NetBeans has it too. After running a week or so it'll start bogging down and when I restart it, it runs smoothly again.
 
2020-10-01 9:34:00 AM  

turboke: After running a week or so it'll start bogging down and when I restart it, it runs smoothly again.


I generically blame these problems on bloat but with that, fixing isn't always as simple as finding a bug or trimming the fat in your app.

The trouble comes from using multiple high level languages, libraries and APIs that allow developers to churn out new features, protocol and user interfaces at top speed with little or no knowledge of what piece of bought or borrowed software is performing any particular thing.  Or how.  And this state of development can hardly be avoided for most applications that are intended to reach the largest audience.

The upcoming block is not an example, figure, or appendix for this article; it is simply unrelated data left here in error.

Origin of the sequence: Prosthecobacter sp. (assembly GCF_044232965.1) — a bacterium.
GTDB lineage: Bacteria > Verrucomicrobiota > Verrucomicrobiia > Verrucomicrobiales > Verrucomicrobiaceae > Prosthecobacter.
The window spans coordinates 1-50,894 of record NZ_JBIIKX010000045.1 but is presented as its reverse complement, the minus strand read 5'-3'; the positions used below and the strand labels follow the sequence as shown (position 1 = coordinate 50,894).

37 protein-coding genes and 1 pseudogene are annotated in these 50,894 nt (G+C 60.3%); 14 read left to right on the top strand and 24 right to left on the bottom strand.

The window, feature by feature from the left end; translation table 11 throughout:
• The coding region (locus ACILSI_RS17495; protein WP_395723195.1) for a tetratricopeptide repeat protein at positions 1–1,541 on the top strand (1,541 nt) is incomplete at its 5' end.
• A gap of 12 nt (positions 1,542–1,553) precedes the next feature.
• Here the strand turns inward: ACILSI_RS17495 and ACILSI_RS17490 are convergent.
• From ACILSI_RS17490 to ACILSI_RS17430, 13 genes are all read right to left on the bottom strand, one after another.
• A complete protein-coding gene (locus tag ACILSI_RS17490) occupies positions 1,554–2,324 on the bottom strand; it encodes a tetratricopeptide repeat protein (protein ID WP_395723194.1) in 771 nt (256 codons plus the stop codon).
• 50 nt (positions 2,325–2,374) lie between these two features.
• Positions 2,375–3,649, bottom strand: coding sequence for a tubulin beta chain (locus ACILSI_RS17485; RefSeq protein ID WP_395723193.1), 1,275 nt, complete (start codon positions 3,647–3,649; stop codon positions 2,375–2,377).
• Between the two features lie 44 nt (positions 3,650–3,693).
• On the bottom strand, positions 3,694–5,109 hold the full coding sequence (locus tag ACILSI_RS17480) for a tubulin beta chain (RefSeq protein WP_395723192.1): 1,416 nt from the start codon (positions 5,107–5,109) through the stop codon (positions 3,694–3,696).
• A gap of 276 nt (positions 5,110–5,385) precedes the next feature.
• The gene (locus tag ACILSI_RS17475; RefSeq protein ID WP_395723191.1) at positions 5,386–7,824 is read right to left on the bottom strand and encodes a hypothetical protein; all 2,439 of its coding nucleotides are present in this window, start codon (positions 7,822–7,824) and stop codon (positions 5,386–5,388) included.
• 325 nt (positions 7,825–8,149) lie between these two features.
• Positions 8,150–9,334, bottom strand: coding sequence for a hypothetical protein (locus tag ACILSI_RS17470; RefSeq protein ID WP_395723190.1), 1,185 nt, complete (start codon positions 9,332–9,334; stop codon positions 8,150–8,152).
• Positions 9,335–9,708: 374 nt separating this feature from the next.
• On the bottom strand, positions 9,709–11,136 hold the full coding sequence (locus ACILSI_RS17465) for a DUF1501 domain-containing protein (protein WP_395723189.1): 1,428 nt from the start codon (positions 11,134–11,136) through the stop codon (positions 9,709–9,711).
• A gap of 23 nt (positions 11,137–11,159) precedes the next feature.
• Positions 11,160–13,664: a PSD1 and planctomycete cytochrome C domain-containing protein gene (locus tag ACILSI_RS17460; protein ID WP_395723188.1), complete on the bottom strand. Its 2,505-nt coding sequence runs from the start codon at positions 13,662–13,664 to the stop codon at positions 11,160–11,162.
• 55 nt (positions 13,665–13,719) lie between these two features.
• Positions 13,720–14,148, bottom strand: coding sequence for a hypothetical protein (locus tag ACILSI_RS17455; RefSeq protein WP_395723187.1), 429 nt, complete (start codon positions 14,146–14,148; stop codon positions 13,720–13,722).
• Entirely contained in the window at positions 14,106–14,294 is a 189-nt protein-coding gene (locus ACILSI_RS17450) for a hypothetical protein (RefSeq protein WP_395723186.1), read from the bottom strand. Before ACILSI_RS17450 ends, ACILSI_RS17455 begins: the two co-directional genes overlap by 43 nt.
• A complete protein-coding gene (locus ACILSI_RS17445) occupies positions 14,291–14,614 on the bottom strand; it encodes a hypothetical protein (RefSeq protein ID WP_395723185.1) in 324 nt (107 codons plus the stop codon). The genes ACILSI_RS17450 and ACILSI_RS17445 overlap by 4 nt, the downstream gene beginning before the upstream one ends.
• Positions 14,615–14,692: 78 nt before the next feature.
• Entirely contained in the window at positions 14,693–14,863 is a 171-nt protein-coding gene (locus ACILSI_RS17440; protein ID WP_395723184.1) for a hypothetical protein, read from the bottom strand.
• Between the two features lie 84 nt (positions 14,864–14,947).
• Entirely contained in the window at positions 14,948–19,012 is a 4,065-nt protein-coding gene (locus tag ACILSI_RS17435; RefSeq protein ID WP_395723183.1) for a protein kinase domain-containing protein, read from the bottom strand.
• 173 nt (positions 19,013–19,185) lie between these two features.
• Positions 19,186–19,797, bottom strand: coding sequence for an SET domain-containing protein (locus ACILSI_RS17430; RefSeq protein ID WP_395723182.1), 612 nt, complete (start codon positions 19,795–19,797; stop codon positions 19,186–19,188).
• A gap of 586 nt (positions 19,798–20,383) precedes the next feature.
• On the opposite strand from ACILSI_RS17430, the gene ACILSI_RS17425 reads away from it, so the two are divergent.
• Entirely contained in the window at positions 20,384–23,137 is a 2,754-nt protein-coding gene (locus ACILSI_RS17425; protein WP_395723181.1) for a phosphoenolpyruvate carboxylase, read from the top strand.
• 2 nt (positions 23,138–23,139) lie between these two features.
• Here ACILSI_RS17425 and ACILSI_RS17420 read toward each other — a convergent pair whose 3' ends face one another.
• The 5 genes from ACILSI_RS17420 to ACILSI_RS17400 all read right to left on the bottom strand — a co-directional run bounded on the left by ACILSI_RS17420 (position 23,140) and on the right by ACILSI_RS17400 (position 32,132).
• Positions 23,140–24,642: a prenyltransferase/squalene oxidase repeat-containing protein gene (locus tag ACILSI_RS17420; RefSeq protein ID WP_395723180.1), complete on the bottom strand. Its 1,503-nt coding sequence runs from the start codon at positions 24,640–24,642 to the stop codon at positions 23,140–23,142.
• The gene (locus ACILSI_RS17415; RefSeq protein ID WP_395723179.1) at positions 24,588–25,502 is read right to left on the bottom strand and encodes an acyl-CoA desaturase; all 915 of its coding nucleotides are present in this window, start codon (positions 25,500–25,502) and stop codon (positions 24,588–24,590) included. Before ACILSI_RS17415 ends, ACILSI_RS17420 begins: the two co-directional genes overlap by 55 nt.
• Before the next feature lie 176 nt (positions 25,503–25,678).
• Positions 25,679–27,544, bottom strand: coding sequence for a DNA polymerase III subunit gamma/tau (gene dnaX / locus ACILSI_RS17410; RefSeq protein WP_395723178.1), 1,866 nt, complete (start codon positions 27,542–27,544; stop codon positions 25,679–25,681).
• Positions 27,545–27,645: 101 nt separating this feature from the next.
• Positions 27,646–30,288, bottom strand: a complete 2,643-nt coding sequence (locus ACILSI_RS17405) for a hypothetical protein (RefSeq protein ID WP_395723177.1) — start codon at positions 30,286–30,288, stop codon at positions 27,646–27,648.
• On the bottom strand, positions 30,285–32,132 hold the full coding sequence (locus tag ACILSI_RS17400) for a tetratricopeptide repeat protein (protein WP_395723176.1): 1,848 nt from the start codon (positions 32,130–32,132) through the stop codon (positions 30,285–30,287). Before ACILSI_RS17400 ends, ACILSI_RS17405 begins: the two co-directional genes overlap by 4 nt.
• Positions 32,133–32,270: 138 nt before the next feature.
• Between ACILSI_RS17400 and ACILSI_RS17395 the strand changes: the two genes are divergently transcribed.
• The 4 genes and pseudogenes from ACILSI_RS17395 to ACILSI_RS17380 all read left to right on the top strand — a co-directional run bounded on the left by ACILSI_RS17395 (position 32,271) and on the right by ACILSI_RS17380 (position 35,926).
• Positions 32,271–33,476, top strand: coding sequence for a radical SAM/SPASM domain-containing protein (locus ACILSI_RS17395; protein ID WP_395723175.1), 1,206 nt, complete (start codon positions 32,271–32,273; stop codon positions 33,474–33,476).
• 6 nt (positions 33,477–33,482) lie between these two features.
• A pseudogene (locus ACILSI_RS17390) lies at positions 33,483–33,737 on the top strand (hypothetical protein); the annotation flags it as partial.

Your application's resource bug may be your fault, but the more insidious ones are often someone else's misuse of someone else, else's inadequate library which implements a shaky protocol through a committee-designed API, all running on an OS that's getting updates every week.
 
Displayed 20 of 20 comments

View Voting Results: Smartest and Funniest

This thread is closed to new comments.

Continue Farking





On Twitter



  1. Links are submitted by members of the Fark community.

  2. When community members submit a link, they also write a custom headline for the story.

  3. Other Farkers comment on the links. This is the number of comments. Click here to read them.

  4. Click here to submit a link.